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Inositol-1,4,5-triphosphate releases calcium from skinned cultured smooth muscle cells. Biochem Biophys Res Commun

Department of Pharmacology, University of Miami School of Medicine, Miami, Florida 33101 USA
Biochemical and Biophysical Research Communications (Impact Factor: 2.3). 08/1985; 130(1):270-4. DOI: 10.1016/0006-291X(85)90412-7
Source: PubMed

ABSTRACT

We examined the effects of inositol-1,4,5-trisphosphate on 45Ca uptake and 45Ca efflux in the saponin skinned primary cultured rat aortic smooth muscle cells. 10 microM inositol-1,4,5-trisphosphate induced a rapid (half time less than 10 sec) and large quantity of Ca release in both 45Ca uptake and 45Ca efflux in the skinned cells preloaded with 1 microM free Ca. Dose response curves showed that 100 microM inositol-1,4,5-trisphosphate produced a maximal Ca release of 97.3% of the MgATP dependent 45Ca uptake or 289 mumoles/liter cells, which was much greater than the maximal caffeine induced Ca release and would be sufficient to produce maximal tension.

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    ABSTRACT: A method for saponin skinning of primary cultured rat aortic smooth muscle cells was established . The Saponin-treated cells could be stained with trypan blueand incorporated more "Ca" than the nontreated cells under the same conditions . At low free Ca" concentration, >85% of"Ca" uptake into the skinned cells was dependent on the extracellularly supplied MgATP. In the intact cells, both caffeine and norepinephrine increased"Ca" efflux . In the skinned cells, caffeine increased "'Ca" efflux, whereas norepinephrine did not. The caffeine-releasable"Ca" uptake fraction in theskinned cellsappeared at 3 x 10'M Ca", increased gradually with the increase in free Ca" concen- tration, and reached a plateau at 1 x 10-5MCa". The "Ca' uptake fraction, which was significantly suppressed by sodium azide, appeared at 1 x 10-5 M Ca" and increased monotonically with increasing free Ca"concentration. The results suggest that the caffeine-sensitive Ca' store, presumably the sarco- plasmic reticulum, plays a physiological role by releasing Ca' in response to norepinephrine or caffeine and by buffering excessive Cat+. The"Ca" uptake by mitochondria appears too insensitive to be important under physiological conditions .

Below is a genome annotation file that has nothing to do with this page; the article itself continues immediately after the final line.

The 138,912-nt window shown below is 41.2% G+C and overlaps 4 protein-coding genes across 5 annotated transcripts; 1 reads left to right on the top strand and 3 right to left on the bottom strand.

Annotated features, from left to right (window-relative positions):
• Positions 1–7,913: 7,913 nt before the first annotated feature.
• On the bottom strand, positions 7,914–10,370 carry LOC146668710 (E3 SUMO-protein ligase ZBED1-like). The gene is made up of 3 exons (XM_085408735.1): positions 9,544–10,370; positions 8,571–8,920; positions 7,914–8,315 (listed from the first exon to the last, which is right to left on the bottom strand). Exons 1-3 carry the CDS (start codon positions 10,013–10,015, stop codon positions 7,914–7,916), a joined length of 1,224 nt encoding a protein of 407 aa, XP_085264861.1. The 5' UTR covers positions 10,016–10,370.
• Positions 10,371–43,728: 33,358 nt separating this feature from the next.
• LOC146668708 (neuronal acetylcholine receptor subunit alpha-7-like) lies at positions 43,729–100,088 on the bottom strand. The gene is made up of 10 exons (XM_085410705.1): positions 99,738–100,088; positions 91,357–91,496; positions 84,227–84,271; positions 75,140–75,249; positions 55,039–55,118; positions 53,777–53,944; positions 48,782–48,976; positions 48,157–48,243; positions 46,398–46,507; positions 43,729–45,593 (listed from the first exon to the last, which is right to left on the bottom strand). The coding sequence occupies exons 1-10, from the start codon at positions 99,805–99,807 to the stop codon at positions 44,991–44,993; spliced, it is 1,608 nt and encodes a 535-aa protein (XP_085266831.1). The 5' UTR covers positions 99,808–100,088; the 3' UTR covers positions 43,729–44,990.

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    ABSTRACT: A method for saponin skinning of primary cultured rat aortic smooth muscle cells was established. The saponin-treated cells could be stained with trypan blue and incorporated more 45Ca2+ than the nontreated cells under the same conditions. At low free Ca2+ concentration, greater than 85% of 45Ca2+ uptake into the skinned cells was dependent on the extracellularly supplied MgATP. In the intact cells, both caffeine and norepinephrine increased 45Ca2+ efflux. In the skinned cells, caffeine increased 45Ca2+ efflux, whereas norepinephrine did not. The caffeine-releasable 45Ca2+ uptake fraction in the skinned cells appeared at 3 X 10(-7) M Ca2+, increased gradually with the increase in free Ca2+ concentration, and reached a plateau at 1 X 10(-5) M Ca2+. The 45Ca2+ uptake fraction, which was significantly suppressed by sodium azide, appeared at 1 X 10(-5) M Ca2+ and increased monotonically with increasing free Ca2+ concentration. The results suggest that the caffeine-sensitive Ca2+ store, presumably the sarcoplasmic reticulum, plays a physiological role by releasing Ca2+ in response to norepinephrine or caffeine and by buffering excessive Ca2+. The 45Ca2+ uptake by mitochondria appears too insensitive to be important under physiological conditions.
    Preview · Article · Apr 1986 · The Journal of General Physiology
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    ABSTRACT: The effects of myo-inositol 1,4,5-trisphosphate (IP3) on Ca2+ uptake and release from isolated adipocyte endoplasmic reticulum and plasma membrane vesicles were investigated. Effects of IP3 were initially characterized using an endoplasmic reticulum preparation with cytosol present (S1-ER). Maximal and half-maximal effects of IP3 on Ca2+ release from S1-ER vesicles occurred at 20 microM- and 7 microM-IP3, respectively, in the presence of vanadate which prevents the re-uptake of released Ca2+ via the endoplasmic reticulum Ca2+ pump. At saturating IP3 concentrations, Ca2+ release in the presence of vanadate was 20% of the exchangeable Ca2+ pool. IP3-induced release of Ca2+ from S1-ER was dependent on extravesicular free Ca2+ concentration with maximal release occurring at 0.13 microM free Ca2+. At 20 microM-IP3 there was no effect on the initial rate of Ca2+ uptake by S1-ER. IP3 promoted Ca2+ release from isolated endoplasmic reticulum vesicles (cytosol not present) to a similar level as compared with S1-ER. Addition of cytosol to isolated endoplasmic reticulum vesicles did not affect IP3-induced Ca2+ release. The endoplasmic reticulum preparation was further fractionated into heavy and light vesicles by differential centrifugation. Interestingly, the heavy fraction, but not the light fraction, released Ca2+ when challenged with IP3. IP3 (20 microM) did not promote Ca2+ release from plasma membrane vesicles and had no effect on the (Ca2+ + Mg2+)-ATPase activity or on the initial rate of ATP-dependent Ca2+ uptake by these vesicles. These results support the concept that IP3 acts exclusively at the endoplasmic reticulum to promote Ca2+ release.
    Preview · Article · Jun 1986 · Biochemical Journal
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